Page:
Friday, December 24, 2010

Christmas Rocks!

I love Christmas. Love, love, love it. Aside from the spiritual implications of the holiday, I love nothing more than a warm, cozy Yuletide with family, so the second Thanksgiving is over, I'm ready to decorate the tree. 
Leo and I spend an evening with a roaring fire, eggnog (the real stuff!), and we decorate our tree together. I have stories about pretty much every ornament on our tree. There are some ornaments that are special because I've had them since I was a little girl, like the "Shrinky Dink" ones we made together. Others are important because they hung on my grandmother's tree. I have ornaments that were gifts- my stepmom used to give me an ornament every year, and each one was something totally different from anything I'd seen before- and ornaments that I made myself, like the satin ball I covered with beads from my great-grandmother's necklace. Then there are the "travel ornaments." Whenever Leo and I go on a trip together, we buy an ornament for our tree. And as we decorate, each ornament brings back memories and moments, creating one of the most pleasant nights of the year.

But it's not just the decorating that I love. It's the gifts. No, not receiving them (though I'm not going to lie...I do like receiving). It's the giving that I love. All year long, I'm like a spy, keeping my eyes and ears open and listening to my friends and family, trying to get some hints about what they want, thinking of what gifts might bring a smile to their faces. Sometimes I make gifts, sometimes I buy them online, but Leo and I always spend at least one afternoon out at the mall amongst the masses, enjoying the hustle and bustle.

The day before Christmas (or sometimes the morning of Christmas Day), I make my great-grandmother's persimmon pudding, a recipe that was passed down to my grandmother and my mother to me. As I read my Nana's handwriting, I think of her, and always laugh when I get to the part of the recipe that says, "Bake in a slow oven; 275 for an hour, then 300 for awhile, and 325 for a bit." It makes me giggle, wondering what "awhile" and "a bit" are supposed to mean, but Nana always made her pudding perfectly, and somehow, mine turns out just fine, too. Making the persimmon pudding is a special moment for me, as it really does connect me to the women in my family who I have loved and who are no longer with me. I feel like the keeper of a precious legacy that I will one day pass down to my children.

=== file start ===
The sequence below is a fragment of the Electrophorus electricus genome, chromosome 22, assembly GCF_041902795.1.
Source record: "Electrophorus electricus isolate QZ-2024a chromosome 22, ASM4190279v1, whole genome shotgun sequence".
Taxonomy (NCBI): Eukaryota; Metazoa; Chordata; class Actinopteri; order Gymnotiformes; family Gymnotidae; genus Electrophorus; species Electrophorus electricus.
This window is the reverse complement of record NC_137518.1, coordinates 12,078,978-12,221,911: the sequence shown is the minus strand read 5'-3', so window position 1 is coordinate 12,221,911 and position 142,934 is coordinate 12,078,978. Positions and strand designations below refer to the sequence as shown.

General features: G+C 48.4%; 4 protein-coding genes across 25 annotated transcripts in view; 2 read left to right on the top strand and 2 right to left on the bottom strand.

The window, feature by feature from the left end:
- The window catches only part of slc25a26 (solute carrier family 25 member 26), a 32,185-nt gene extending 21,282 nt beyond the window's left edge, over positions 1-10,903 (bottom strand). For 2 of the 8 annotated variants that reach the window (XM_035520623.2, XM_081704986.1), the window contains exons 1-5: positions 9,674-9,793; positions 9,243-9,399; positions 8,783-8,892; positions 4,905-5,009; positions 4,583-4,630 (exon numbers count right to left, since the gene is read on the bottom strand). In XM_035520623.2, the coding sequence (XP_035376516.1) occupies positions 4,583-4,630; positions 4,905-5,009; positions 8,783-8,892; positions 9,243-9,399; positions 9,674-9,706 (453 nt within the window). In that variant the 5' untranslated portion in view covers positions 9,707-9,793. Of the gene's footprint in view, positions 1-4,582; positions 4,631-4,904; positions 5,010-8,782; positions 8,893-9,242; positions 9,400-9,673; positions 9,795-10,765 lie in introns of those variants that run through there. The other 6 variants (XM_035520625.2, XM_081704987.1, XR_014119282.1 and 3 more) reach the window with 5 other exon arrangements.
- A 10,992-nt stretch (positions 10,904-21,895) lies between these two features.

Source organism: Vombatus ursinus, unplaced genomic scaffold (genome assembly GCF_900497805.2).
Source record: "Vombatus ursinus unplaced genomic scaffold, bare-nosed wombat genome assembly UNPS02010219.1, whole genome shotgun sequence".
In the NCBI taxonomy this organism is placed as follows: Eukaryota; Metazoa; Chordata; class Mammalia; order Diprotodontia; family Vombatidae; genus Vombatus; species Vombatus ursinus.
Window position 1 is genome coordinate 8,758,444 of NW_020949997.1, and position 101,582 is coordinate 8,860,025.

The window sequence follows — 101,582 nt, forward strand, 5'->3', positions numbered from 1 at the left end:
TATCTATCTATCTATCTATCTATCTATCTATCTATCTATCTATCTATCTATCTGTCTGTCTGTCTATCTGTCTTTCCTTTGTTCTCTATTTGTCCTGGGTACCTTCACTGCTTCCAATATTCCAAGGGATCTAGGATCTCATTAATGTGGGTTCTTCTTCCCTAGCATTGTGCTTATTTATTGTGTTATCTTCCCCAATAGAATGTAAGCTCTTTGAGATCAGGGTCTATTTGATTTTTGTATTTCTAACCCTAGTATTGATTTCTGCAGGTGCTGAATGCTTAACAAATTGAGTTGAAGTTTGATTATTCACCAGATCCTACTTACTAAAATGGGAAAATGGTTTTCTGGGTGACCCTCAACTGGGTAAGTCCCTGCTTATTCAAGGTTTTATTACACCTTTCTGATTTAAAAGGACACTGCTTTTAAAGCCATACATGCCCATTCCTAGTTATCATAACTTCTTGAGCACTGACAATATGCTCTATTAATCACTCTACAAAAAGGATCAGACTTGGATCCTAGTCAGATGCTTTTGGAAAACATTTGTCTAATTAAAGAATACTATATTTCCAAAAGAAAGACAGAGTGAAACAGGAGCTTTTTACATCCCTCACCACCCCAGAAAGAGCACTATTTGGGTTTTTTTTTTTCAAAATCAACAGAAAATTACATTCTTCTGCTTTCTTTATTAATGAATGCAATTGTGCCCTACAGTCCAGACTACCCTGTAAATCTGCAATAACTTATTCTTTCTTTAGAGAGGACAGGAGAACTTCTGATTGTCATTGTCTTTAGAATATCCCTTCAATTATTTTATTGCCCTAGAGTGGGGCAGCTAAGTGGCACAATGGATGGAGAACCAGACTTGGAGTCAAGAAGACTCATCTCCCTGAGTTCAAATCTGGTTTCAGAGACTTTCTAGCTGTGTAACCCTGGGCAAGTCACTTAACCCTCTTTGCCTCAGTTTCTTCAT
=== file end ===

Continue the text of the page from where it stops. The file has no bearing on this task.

Christmas is a special day like no other. And though I don't get religious on that day and I haven't gone to church on Christmas Eve in years, there is a unique vibe in the air this time of year, something that's different from any other season.

Next year should be even bigger, warmer, and more exciting, as we'll have the whole family at our house for the big holiday dinner. Leo and I have already started planning. :)

Wednesday, December 8, 2010

Raw Lemon Avocado Pudding And My Juice Fast

This week I'm doing a light, 3-day juice fast. I thought it would be good for me to detox a little. Leo and I have been working on getting our acts together where our health is concerned and this is a part of that effort. I researched juice fasts and found a fantastic web site called Cooler Cleanse. They offer a very schmancy service where they ship you three or five days worth of fresh juices for your fast. At $57/day, I thought it was a bit steep, so I printed out their 3-day plan and cobbled together my own home-based version at a third of the cost. 

They had a couple of "cheat" recipes on their web site that you can make just in case you get a little desperate. The first was a seriously yummy raw zucchini hummus, and the second was this raw lemon avocado pudding, which I'm posting because I think it's kind of an interesting flavor and worth trying, if you're adventurous and willing to enjoy a few bites before deciding if you like it or not.-it took me about three bites before I could figure out if I liked it, because the flavor combination was so unfamiliar to me. Final verdict: Yum. 

1/2 avocado
1 lemon
1/2 c pitted dates, chopped

Peel the lemon and cut it in half. Remove the seeds. Combine the avocado, lemon, and dates in a food processor or blender and blend until smooth. If you need water to improve your blending process, add a little at a time, just to get the blender moving.